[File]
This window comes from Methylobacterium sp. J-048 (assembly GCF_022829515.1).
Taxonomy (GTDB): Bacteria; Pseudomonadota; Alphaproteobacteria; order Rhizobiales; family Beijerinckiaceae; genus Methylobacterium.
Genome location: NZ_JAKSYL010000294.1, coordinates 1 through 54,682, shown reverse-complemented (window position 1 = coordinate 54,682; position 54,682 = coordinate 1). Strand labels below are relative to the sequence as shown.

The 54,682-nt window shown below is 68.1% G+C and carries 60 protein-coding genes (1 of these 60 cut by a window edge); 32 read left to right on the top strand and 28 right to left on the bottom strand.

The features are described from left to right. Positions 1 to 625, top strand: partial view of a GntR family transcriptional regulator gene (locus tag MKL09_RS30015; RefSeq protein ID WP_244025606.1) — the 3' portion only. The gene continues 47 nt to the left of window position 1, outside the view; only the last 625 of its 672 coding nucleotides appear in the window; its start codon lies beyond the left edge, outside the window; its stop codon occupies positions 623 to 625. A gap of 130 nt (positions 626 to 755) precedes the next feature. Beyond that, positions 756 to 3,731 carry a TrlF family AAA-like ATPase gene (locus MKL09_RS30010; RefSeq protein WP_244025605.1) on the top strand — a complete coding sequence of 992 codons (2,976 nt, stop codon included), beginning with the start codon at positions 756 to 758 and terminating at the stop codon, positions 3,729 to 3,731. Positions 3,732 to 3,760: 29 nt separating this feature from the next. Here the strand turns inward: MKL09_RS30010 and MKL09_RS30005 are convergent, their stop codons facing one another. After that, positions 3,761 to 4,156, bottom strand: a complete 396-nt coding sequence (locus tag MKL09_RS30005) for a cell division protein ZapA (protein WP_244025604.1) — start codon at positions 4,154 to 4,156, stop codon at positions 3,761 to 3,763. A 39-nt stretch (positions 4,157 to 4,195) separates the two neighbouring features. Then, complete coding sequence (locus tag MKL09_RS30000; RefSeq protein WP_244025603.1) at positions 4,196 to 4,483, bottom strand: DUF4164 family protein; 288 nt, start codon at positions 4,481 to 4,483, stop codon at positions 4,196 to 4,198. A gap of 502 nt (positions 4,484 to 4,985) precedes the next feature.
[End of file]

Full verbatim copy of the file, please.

This window comes from Methylobacterium sp. J-048 (assembly GCF_022829515.1).
Taxonomy (GTDB): Bacteria; Pseudomonadota; Alphaproteobacteria; order Rhizobiales; family Beijerinckiaceae; genus Methylobacterium.
Genome location: NZ_JAKSYL010000294.1, coordinates 1 through 54,682, shown reverse-complemented (window position 1 = coordinate 54,682; position 54,682 = coordinate 1). Strand labels below are relative to the sequence as shown.

The 54,682-nt window shown below is 68.1% G+C and carries 60 protein-coding genes (1 of these 60 cut by a window edge); 32 read left to right on the top strand and 28 right to left on the bottom strand.

The features are described from left to right. Positions 1 to 625, top strand: partial view of a GntR family transcriptional regulator gene (locus tag MKL09_RS30015; RefSeq protein ID WP_244025606.1) — the 3' portion only. The gene continues 47 nt to the left of window position 1, outside the view; only the last 625 of its 672 coding nucleotides appear in the window; its start codon lies beyond the left edge, outside the window; its stop codon occupies positions 623 to 625. A gap of 130 nt (positions 626 to 755) precedes the next feature. Beyond that, positions 756 to 3,731 carry a TrlF family AAA-like ATPase gene (locus MKL09_RS30010; RefSeq protein WP_244025605.1) on the top strand — a complete coding sequence of 992 codons (2,976 nt, stop codon included), beginning with the start codon at positions 756 to 758 and terminating at the stop codon, positions 3,729 to 3,731. Positions 3,732 to 3,760: 29 nt separating this feature from the next. Here the strand turns inward: MKL09_RS30010 and MKL09_RS30005 are convergent, their stop codons facing one another. After that, positions 3,761 to 4,156, bottom strand: a complete 396-nt coding sequence (locus tag MKL09_RS30005) for a cell division protein ZapA (protein WP_244025604.1) — start codon at positions 4,154 to 4,156, stop codon at positions 3,761 to 3,763. A 39-nt stretch (positions 4,157 to 4,195) separates the two neighbouring features. Then, complete coding sequence (locus tag MKL09_RS30000; RefSeq protein WP_244025603.1) at positions 4,196 to 4,483, bottom strand: DUF4164 family protein; 288 nt, start codon at positions 4,481 to 4,483, stop codon at positions 4,196 to 4,198. A gap of 502 nt (positions 4,484 to 4,985) precedes the next feature.